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United States Department of Agriculture

Agricultural Research Service

Research Project: DEVELOPMENT AND CHARACTERIZATION OF GENETIC RESOURCES FOR AGRONOMIC AND QUALITY TRAITS USING GENOMIC TOOLS

Location: Dale Bumpers National Rice Research Center

Title: Total grain-arsenic and arsenic-species concentrations in diverse rice cultivars under flooded conditions

Authors
item Pillai, Tushara -
item Yan, Wengui
item Agarma, Hesham -
item James, William -
item Ibrahim, Amir -
item Gentry, Terry -
item McClung, Anna
item McClung, Anna
item Loeppert, Richard -

Submitted to: Crop Science
Publication Type: Peer Reviewed Journal
Publication Acceptance Date: March 10, 2010
Publication Date: September 1, 2010
Citation: Pillai, T.R., Yan, W., Agarma, H.A., James, W.D., Ibrahim, A.M., Gentry, T.J., McClung, A.M., Loeppert, R.H. 2010. Total grain-arsenic and arsenic-species concentrations in diverse rice cultivars under flooded conditions. Crop Science. 50(1):2065-2075.

Interpretive Summary: Rice (Oryza sativa) is a staple food for more than half of the world’s population. Rice-grain arsenic (As) concentrations have received considerable attention because such a large population depends on rice as a staple food and As is toxic to both plants and animals in high concentration. Decreasing arsenic concentrations in rice grain is a desirable goal because of the potential detrimental impacts of As on plant growth and yield and its potential toxicity to humans. Diverse rice cultivars, including both indica and japonica subspecies, were grown in 2004, 2005 and 2007 in a uniform, moderate As-concentration, paddy soil under continuously flooded field conditions. The total grain-As (TGAs) and As-species concentrations and their relationships with plant growth parameters, e.g., heading date, plant height, and yield were assessed. Results from this study demonstrate a significant potential for lowering rice-grain As concentration through genotype selection and plant breeding.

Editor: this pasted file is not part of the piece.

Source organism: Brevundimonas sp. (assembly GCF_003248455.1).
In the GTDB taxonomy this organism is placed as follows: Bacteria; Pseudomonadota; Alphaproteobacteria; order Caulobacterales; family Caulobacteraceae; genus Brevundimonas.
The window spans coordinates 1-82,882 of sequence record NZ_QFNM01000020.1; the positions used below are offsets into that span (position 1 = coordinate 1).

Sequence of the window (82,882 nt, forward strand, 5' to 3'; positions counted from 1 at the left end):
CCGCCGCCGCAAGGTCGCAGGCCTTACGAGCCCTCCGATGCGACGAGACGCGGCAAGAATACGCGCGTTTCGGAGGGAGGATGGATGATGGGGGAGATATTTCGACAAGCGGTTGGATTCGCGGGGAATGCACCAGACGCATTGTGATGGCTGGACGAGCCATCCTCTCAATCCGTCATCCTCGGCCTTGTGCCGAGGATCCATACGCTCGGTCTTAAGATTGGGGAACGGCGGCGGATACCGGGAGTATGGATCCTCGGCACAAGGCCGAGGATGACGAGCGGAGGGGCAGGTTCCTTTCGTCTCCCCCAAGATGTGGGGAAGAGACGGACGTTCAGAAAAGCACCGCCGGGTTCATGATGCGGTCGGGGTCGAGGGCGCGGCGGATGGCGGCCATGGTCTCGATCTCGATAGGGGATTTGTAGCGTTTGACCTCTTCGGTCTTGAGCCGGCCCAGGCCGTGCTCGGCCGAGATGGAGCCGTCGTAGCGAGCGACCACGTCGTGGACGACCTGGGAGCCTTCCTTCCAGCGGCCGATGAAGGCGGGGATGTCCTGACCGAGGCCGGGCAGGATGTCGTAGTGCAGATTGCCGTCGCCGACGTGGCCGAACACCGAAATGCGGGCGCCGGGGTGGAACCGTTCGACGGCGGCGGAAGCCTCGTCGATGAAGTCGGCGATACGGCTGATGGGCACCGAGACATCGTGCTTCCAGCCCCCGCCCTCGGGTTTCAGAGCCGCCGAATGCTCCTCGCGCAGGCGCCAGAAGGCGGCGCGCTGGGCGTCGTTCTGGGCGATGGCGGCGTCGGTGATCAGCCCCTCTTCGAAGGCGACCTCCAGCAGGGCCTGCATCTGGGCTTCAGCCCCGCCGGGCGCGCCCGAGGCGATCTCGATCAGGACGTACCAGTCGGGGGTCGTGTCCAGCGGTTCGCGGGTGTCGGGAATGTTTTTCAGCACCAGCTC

Technical Abstract: Arsenic is not an essential element and can be toxic to both plants and animals in high concentration. Decreasing arsenic concentrations in all foodstuffs, including rice grain, is a desirable goal because of the potential detrimental impacts of As on plant growth and yield and its potential toxicity to humans. Diverse rice cultivars, including both indica and japonica subspecies, were grown in 2004, 2005 and 2007 in a uniform, moderate As-concentration, paddy soil under continuously flooded field conditions. The total grain-As (TGAs) and As-species concentrations and their relationships with plant growth parameters, e.g., heading date, plant height, and yield were assessed. The cultivars exhibited a considerable range in both TGAs and As-species concentrations. Lower grain-As concentrations were generally associated with early maturing and high yielding genotypes, but with some exceptions. As concentration and speciation were mostly dependent on genotype, but there were also a significant G x Y (genotype by year) interaction and Y effect that were likely impacted by yearly differences in environmental conditions such as temperature and local soil characteristics. The study indicates the significant potential for lowering rice-grain As concentration through genotype selection and plant breeding.

Last Modified: 7/24/2014